Wednesday, July 19, 2006

"Unexpected" but necessary

Letter to Editor (Sent to BeyondChron, July 19, 2006, but not published):

Like other critics of the injunction stopping the implementation of the city's Bicycle Plan, Casey Mills dismissive account (see below) of the litigation is suspiciously lacking in details. Fact #1: It's not easy getting an injunction, because you have to convince the judge that you will be the prevailing party at the hearing. Why did Judge Warren think we are likely to prevail against the city? Because the central issue in the CEQA case---here comes Fact #2---is that the city did no environmental review of its ambitious, 460-page Bicycle Plan, even though, at a minimum, a preliminary enviro study is required by the CEQA statute.

The city is probably going to be ordered to do an EIR on the Bicycle Plan. How can it be wrong to study a Plan that proposes removing traffic lanes and street parking all over the city to make bike lanes? Why is it "unnecessary" to allow the neighborhoods to know what the city plans to do to their streets? And, by the way, Mayor Newsom can't "complete the city's bike network despite the suit," because the injunction against the city of course covers him, too. The mayor and all the other "activists and politicians" will have to wait until September and the hearing before work on the Plan can continue.

We hope the court orders the city to do a full EIR on the massive Bicycle Plan, so that people can know what it means for the city. Let the people of SF decide whether they want their streets re-designed to suit cyclists, who are at most 2% of the city's population. I find Mills's reference to interrupting "the Bike[sic] Coalition's normal work" interesting, as if the SF Bicycle Coalition was a city agency with some vital public mission. They are not, though Mills can be forgiven for the implication, because this extreme advocacy group---they support Critical Mass, after all---often acts like a quasi-governmental agency. Their web address is even hyperlinked to city agencies, which is of questionable propriety, not to mention legality. (Maybe we can get the city to hyperlink in BeyondChron and District 5 Diary!) In fact the SF Bicycle Coaliton has been granted a special status in SF---at least until now---based on the sanctity of the bicycle as a political symbol here in Progressive Land.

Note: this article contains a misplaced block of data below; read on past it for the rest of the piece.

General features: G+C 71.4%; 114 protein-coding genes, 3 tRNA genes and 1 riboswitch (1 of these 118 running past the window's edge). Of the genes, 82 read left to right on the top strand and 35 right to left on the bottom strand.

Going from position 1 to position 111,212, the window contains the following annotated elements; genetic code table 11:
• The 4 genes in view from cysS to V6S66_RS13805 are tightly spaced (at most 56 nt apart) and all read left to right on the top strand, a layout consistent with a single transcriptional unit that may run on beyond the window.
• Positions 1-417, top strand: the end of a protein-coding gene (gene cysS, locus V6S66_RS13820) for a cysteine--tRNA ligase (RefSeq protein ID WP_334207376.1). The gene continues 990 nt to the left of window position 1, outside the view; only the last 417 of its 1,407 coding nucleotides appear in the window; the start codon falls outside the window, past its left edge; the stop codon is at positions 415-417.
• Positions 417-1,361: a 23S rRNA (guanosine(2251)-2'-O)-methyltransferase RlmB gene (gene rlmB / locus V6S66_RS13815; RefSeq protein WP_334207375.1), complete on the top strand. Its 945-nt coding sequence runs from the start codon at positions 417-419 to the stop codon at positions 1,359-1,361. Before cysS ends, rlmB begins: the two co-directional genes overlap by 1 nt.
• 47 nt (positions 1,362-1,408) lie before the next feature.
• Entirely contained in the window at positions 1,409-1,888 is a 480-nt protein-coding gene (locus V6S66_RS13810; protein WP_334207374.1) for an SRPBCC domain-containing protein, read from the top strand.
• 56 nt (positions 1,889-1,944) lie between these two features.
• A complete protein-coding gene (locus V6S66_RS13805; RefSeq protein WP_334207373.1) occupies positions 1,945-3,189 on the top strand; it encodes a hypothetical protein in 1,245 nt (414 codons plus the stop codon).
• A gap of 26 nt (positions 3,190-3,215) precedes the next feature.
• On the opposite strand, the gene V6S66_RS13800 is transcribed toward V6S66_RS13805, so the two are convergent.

Rob Anderson

Casey Mills wrote in BeyondChron on July 18:
Another major proposal---putting the issue of closing Golden Gate Park on Saturdays before the voters after Newsom vetoed the idea earlier this year---may still happen. Bike, transportation and pedestrian advocates continue to discuss the ins and out of placing it on the ballot.They remain hamstrung, however, by what activists and politicians of all political stripes agree to be a ridiculous appeal of the San Francisco Bike Plan. While Newsom has agreed to move forward with work to complete the city’s bike network despite the suit, the appeal has provided an unexpected and totally unnecessary roadblock in the path of the Bike Coalition’s normal work, and could hurt their ability to take on the major campaign Saturday park closure would surely become. Hopefully that won’t end up being the case.

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